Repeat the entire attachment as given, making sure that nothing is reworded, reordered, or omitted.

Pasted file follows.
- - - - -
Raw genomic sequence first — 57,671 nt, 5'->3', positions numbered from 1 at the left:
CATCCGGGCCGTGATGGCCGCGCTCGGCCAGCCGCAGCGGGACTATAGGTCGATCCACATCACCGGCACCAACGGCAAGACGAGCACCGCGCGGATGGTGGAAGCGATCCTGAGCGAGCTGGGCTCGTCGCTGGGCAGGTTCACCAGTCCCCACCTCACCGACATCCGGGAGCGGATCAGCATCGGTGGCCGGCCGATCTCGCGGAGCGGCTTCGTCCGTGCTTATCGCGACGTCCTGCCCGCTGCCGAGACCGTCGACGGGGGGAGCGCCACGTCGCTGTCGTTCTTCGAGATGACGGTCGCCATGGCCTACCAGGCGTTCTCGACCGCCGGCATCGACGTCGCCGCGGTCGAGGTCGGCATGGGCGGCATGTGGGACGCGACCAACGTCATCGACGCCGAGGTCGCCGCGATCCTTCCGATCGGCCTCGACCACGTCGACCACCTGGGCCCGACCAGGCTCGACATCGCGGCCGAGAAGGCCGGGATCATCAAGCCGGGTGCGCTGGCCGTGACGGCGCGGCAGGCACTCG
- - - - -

Raw genomic sequence first — 57,671 nt, 5'->3', positions numbered from 1 at the left:
CATCCGGGCCGTGATGGCCGCGCTCGGCCAGCCGCAGCGGGACTATAGGTCGATCCACATCACCGGCACCAACGGCAAGACGAGCACCGCGCGGATGGTGGAAGCGATCCTGAGCGAGCTGGGCTCGTCGCTGGGCAGGTTCACCAGTCCCCACCTCACCGACATCCGGGAGCGGATCAGCATCGGTGGCCGGCCGATCTCGCGGAGCGGCTTCGTCCGTGCTTATCGCGACGTCCTGCCCGCTGCCGAGACCGTCGACGGGGGGAGCGCCACGTCGCTGTCGTTCTTCGAGATGACGGTCGCCATGGCCTACCAGGCGTTCTCGACCGCCGGCATCGACGTCGCCGCGGTCGAGGTCGGCATGGGCGGCATGTGGGACGCGACCAACGTCATCGACGCCGAGGTCGCCGCGATCCTTCCGATCGGCCTCGACCACGTCGACCACCTGGGCCCGACCAGGCTCGACATCGCGGCCGAGAAGGCCGGGATCATCAAGCCGGGTGCGCTGGCCGTGACGGCGCGGCAGGCACTCG